The family of a woman who has been accused of recruiting three teenage girls from Britain to join ISIS in Syria condemned her Sunday for the "misery" she has caused her own relatives and the relatives of the three schoolgirls. "The family of Aqsa Mahmood are not sure how much more misery that Aqsa can inflict on her own family but the fact that she is now accused of destroying other families is beyond the pale," Aamer Anwar, a spokesman for the young woman's family, said in a statement.
Mahmood, who is in her early 20s, left her home in Glasgow to marry an ISIS militant in Syria in November 2013, her family said at the time. Officials fear that Mahmood played a role in recruiting Shamima Begum, 15, Kadiza Sultana, 16, and Amira Abase, 15, who were last seen by their families Tuesday morning before they took a flight from London's Gatwick Airport to Istanbul, the Metropolitan Police said in a statement Friday. U.K. counter-terrorism experts fear the girls are trying to cross the border into a part of Syria controlled by the extremist group ISIS, and The Telegraph cited intelligence officials in Turkey saying the girls had already traveled to the ISIS-held town of Tal Abyad. NBC News has not independently verified those claims.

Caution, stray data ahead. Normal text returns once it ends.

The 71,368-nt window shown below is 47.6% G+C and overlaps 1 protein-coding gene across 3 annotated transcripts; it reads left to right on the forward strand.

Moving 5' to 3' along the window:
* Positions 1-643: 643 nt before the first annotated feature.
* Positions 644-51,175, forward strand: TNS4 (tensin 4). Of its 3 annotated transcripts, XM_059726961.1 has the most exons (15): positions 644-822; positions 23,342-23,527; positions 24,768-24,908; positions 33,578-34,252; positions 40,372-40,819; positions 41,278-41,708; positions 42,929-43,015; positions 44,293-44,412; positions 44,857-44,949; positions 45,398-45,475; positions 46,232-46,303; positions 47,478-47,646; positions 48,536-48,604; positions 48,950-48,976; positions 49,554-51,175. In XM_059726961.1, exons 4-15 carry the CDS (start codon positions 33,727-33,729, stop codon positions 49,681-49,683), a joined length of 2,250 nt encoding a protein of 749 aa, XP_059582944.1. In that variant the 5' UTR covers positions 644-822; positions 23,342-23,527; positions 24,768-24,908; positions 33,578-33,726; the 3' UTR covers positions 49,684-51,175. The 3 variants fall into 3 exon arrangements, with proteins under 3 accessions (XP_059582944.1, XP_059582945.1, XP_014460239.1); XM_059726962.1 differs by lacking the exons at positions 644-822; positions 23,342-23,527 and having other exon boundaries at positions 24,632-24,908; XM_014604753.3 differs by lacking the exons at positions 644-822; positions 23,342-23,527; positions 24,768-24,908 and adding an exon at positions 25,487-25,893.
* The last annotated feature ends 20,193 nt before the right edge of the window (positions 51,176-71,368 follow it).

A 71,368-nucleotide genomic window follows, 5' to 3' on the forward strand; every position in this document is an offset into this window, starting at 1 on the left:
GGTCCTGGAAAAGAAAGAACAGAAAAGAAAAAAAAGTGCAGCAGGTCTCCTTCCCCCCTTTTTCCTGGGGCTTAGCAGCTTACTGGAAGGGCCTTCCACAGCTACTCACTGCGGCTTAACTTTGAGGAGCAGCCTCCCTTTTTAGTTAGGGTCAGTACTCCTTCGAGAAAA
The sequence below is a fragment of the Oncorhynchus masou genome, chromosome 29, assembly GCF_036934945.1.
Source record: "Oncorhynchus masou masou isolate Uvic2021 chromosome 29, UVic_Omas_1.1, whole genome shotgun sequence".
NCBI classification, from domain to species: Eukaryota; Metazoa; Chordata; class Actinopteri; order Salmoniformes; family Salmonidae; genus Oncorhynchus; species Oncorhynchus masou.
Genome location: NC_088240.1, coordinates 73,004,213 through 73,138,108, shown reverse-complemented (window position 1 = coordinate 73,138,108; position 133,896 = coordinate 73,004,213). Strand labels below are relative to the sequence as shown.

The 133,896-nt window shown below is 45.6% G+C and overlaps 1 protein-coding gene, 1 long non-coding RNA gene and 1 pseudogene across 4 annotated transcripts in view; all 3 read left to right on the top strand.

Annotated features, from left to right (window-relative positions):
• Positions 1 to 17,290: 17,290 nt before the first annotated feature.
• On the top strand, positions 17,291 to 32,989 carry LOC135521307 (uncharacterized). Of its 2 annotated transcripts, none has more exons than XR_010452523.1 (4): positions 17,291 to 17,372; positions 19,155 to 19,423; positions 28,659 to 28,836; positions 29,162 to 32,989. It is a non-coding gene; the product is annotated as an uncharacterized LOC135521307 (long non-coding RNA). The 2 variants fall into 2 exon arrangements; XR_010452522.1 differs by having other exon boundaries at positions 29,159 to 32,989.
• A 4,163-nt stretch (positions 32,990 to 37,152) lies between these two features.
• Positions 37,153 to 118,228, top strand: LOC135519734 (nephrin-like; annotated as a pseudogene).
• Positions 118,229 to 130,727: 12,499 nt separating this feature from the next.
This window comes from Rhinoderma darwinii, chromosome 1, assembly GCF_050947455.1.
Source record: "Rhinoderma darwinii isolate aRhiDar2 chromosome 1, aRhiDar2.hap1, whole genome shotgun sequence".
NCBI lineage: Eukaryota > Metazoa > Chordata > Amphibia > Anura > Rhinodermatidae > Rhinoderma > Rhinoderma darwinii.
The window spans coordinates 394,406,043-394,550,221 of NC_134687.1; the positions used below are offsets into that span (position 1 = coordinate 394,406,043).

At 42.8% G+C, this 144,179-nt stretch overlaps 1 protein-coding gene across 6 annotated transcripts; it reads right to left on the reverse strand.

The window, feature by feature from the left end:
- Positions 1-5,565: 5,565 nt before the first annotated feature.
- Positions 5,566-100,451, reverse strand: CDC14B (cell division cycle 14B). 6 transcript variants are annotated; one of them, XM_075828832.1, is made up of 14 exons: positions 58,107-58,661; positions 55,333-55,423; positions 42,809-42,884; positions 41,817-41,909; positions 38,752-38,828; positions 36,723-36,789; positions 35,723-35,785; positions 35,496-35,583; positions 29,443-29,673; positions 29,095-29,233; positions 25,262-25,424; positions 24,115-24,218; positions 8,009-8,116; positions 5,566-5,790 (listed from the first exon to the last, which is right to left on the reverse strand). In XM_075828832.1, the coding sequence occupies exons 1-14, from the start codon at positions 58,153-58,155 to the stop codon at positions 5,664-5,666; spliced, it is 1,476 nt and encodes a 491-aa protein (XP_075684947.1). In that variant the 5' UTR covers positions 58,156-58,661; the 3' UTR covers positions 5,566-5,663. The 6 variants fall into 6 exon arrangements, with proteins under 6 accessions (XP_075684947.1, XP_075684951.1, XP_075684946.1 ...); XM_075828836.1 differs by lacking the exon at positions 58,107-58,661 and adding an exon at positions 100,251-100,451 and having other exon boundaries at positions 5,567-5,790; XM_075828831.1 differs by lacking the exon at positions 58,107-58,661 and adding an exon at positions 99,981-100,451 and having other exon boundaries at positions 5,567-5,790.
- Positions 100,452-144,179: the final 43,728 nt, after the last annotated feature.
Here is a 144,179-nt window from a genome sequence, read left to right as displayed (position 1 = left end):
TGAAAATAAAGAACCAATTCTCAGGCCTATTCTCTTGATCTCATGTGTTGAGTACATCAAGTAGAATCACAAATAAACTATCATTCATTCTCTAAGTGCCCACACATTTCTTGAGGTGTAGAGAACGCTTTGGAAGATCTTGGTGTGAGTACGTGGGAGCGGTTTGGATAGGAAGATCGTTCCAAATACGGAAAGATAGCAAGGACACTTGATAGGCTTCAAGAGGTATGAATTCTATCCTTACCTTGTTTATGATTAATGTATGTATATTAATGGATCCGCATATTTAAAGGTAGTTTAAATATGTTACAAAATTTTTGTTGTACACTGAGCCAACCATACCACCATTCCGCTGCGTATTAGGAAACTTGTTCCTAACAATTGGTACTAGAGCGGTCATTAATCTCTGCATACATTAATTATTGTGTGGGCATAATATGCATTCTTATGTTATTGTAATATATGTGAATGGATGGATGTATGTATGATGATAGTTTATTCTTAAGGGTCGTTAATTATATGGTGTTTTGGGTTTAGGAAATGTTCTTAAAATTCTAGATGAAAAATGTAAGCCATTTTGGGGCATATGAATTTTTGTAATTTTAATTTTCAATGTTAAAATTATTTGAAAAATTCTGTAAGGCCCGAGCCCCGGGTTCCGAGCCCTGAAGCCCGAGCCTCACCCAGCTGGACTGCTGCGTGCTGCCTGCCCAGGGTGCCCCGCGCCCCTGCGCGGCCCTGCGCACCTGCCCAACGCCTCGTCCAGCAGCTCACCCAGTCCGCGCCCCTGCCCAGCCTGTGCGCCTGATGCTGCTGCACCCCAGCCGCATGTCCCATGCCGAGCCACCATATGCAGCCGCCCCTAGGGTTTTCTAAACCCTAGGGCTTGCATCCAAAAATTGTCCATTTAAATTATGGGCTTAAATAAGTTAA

"You are a disgrace to your family and the people of Scotland, your actions are a perverted and evil distortion of Islam," Mahmood's family said, adding that they were also disappointed in their government for failing to intercept the three schoolgirls before they left. "Aqsa's social media has been monitored since she disappeared over a year ago, yet despite alleged contact between the girls and Aqsa, they failed to stop them from leaving the U.K. to Turkey, a staging post for Syria," the statement said.
Begum's sister, Renu Begum, similarly said Sunday that "preying on young innocent girls ... is a cruel and evil thing to do." Begum said her sister is "a clever girl, but she's only young, and young minds can easily be swayed." Begum said her family was holding out hope that her sibling, who she said is the "baby" and "favorite," went to retrieve a classmate, who allegedly traveled to Syria last year.
The Metropolitan Police said Saturday that they had questioned the girls in December, after the "disappearance" of one of their friends, but "there was nothing to suggest at the time that the girls themselves were at risk, and indeed their disappearance has come as a great surprise, not least to their own families."
The families of the three girls released separate statements Saturday, begging for them to return. "You are strong, smart, beautiful and we are hoping you will make the right decision," Abase's family said, adding, "Please come home Amira, everyone is missing you."
— Elisha Fieldstadt